Irrational Man (2015) Review
Certificate: 15 Running Time: 1hr 35 Mins
Cast: Joaquin Phoenix, Emma Stone, Jamie Blackley, Parker Posey
Irrational Man is a sumptuously gloomy comic thriller that rides an existential wave of self-reflection. Allen takes us on the ardent journey of re-discovering the vitality for life, the flimsy nature of love and the morality of murder. Building on familiar ethical themes from the likes of Hamlet and his own eclectic past in Match Point (2005), Irrational Man’s fundamental strength is its exquisitely witty tonality in the face of darkness and Joaquin Phoenix’s vulnerable performance as tormented philosophy professor, Abe Lucas.
Abe is down on his luck as he moves to a new role at a small prestigious university. He is defeated by his traumatic past that has driven him to alcoholism and the murky waters of depression. Impressively educated and versed in the world of literature; he forms a tragic figure on the brink of collapse. Evil eyes around campus zone in as he quickly becomes the talk of the town and the eye of the storm. News of his life travels faster than he lives it; he’s a mirage in the desert of society, a circus of curiosity envelops him and he becomes the gossip to idle tongues. Even the infectious enthusiasm of colleague professor Rita (the brilliant Parker Posey) can’t reinvigorate his libido and passion for living. Abe’s existential musings continue as bright-eyed student Jill Pollard (Emma Stone) becomes infatuated with his mysteriously complex persona.
A clash of youth against experience ensues; a breath of fresh air pitted against the dourness of an eroded musk. As affections begin to grow, there’s a moment which changes it all and offers a means of false purpose for Abe; the opportunity to be empowered by committing the perfect murder. Driven by the need to take action to come to the aid of a broken family, Abe is consumed by the notion of taking the life of the ‘corrupt’ judge. Is every life equal? If one commits a crime with a pure intention for the greater good, are they exempt from judgement? It’s a well-trodden territory but one that is explored with great gusto. Abe, reinvigorated, finds the lust for life and embarks on an affair with student Jill.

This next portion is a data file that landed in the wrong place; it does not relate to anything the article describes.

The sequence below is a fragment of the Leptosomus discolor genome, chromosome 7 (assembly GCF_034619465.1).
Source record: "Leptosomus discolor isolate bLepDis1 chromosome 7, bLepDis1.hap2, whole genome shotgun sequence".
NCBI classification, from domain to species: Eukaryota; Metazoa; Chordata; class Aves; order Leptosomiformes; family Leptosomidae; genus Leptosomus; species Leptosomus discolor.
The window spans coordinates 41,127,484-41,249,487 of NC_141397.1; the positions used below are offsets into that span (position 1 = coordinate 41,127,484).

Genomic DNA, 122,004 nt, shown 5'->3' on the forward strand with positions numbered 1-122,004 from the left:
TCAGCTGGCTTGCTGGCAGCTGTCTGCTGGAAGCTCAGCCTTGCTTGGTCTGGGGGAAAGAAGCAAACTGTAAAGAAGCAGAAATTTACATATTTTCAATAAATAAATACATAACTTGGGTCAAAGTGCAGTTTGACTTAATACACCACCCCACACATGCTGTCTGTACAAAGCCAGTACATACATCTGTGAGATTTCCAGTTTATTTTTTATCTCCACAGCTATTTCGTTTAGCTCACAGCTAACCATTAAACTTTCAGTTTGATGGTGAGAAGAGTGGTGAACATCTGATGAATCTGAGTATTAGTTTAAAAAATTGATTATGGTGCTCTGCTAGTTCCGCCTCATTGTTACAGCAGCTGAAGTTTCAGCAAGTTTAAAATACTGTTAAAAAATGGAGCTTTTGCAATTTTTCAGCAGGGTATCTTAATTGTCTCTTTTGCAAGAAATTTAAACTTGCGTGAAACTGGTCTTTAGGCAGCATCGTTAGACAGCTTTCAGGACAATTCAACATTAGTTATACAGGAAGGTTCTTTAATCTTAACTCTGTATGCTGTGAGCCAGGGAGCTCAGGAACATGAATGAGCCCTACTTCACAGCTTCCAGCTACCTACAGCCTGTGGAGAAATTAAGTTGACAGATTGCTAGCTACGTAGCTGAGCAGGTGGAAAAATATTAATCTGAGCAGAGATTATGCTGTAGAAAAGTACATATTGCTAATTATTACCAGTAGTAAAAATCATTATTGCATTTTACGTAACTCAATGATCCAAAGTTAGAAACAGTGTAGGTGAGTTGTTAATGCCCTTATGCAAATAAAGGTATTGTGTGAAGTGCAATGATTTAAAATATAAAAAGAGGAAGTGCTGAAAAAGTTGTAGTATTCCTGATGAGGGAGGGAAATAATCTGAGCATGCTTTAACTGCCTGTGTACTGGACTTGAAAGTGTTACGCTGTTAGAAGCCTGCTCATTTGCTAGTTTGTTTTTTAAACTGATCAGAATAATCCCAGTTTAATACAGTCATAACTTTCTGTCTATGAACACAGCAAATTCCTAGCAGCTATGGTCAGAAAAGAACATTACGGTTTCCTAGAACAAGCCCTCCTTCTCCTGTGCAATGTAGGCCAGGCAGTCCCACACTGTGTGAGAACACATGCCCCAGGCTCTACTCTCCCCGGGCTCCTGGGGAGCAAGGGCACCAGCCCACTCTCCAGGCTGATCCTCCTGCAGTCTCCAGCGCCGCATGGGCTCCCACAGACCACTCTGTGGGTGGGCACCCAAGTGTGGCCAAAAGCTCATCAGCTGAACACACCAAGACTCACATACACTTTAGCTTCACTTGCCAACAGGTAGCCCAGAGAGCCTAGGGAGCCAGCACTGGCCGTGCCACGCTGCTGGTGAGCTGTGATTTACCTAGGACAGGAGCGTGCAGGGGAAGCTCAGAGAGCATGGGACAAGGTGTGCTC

Abe’s life doesn’t have any meaning in its own right nor from the baseless interaction with Jill; the importance of existence is ascribed by the individual. Happiness is a state of mind rather than a destination that we all strive towards. The most banal act of kindness can resuscitate a broken spirit. Allen’s thoughtful script generates a raft of existential reflection that continues long after the final credits. Whilst the director’s recent successes Blue Jasmine (2013) and Midnight in Paris (2011) have taken several accolades, it’s the much low key Irrational Man that leaves the greatest impression. Joaquin Phoenix is as cool as they come, a bravura turn for the leading man. A final thought to mull over in the days to come: ‘Anxiety is the dizziness of freedom’.